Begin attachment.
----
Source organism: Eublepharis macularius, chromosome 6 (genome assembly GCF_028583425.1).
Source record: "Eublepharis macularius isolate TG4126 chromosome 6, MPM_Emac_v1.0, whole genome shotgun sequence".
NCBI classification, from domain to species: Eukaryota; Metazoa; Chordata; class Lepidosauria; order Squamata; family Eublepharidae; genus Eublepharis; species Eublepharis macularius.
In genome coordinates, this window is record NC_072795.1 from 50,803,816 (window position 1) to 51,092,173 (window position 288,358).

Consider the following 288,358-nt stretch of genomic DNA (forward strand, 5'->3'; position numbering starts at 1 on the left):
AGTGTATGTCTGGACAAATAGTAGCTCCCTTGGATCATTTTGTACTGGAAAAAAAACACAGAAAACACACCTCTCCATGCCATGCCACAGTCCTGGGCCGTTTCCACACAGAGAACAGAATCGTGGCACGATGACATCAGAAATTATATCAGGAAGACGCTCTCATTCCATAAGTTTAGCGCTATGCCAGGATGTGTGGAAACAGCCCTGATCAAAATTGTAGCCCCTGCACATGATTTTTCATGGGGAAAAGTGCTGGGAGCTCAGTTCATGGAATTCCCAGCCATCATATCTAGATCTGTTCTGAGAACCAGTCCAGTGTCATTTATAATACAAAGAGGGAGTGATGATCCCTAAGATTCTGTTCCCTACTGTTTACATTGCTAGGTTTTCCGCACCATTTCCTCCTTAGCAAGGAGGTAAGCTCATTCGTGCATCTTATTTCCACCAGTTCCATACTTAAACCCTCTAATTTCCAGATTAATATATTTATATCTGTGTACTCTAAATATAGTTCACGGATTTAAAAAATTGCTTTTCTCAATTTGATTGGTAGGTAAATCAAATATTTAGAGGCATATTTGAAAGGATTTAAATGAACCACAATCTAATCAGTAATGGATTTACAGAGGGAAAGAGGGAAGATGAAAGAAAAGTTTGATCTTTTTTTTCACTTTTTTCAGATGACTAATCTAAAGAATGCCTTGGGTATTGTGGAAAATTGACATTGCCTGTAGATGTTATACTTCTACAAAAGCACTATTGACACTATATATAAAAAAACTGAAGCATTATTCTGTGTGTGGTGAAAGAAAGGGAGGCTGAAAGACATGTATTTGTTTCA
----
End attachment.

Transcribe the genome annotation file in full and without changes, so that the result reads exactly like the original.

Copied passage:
Source organism: Eublepharis macularius, chromosome 6 (genome assembly GCF_028583425.1).
Source record: "Eublepharis macularius isolate TG4126 chromosome 6, MPM_Emac_v1.0, whole genome shotgun sequence".
NCBI classification, from domain to species: Eukaryota; Metazoa; Chordata; class Lepidosauria; order Squamata; family Eublepharidae; genus Eublepharis; species Eublepharis macularius.
In genome coordinates, this window is record NC_072795.1 from 50,803,816 (window position 1) to 51,092,173 (window position 288,358).

Consider the following 288,358-nt stretch of genomic DNA (forward strand, 5'->3'; position numbering starts at 1 on the left):
AGTGTATGTCTGGACAAATAGTAGCTCCCTTGGATCATTTTGTACTGGAAAAAAAACACAGAAAACACACCTCTCCATGCCATGCCACAGTCCTGGGCCGTTTCCACACAGAGAACAGAATCGTGGCACGATGACATCAGAAATTATATCAGGAAGACGCTCTCATTCCATAAGTTTAGCGCTATGCCAGGATGTGTGGAAACAGCCCTGATCAAAATTGTAGCCCCTGCACATGATTTTTCATGGGGAAAAGTGCTGGGAGCTCAGTTCATGGAATTCCCAGCCATCATATCTAGATCTGTTCTGAGAACCAGTCCAGTGTCATTTATAATACAAAGAGGGAGTGATGATCCCTAAGATTCTGTTCCCTACTGTTTACATTGCTAGGTTTTCCGCACCATTTCCTCCTTAGCAAGGAGGTAAGCTCATTCGTGCATCTTATTTCCACCAGTTCCATACTTAAACCCTCTAATTTCCAGATTAATATATTTATATCTGTGTACTCTAAATATAGTTCACGGATTTAAAAAATTGCTTTTCTCAATTTGATTGGTAGGTAAATCAAATATTTAGAGGCATATTTGAAAGGATTTAAATGAACCACAATCTAATCAGTAATGGATTTACAGAGGGAAAGAGGGAAGATGAAAGAAAAGTTTGATCTTTTTTTTCACTTTTTTCAGATGACTAATCTAAAGAATGCCTTGGGTATTGTGGAAAATTGACATTGCCTGTAGATGTTATACTTCTACAAAAGCACTATTGACACTATATATAAAAAAACTGAAGCATTATTCTGTGTGTGGTGAAAGAAAGGGAGGCTGAAAGACATGTATTTGTTTCA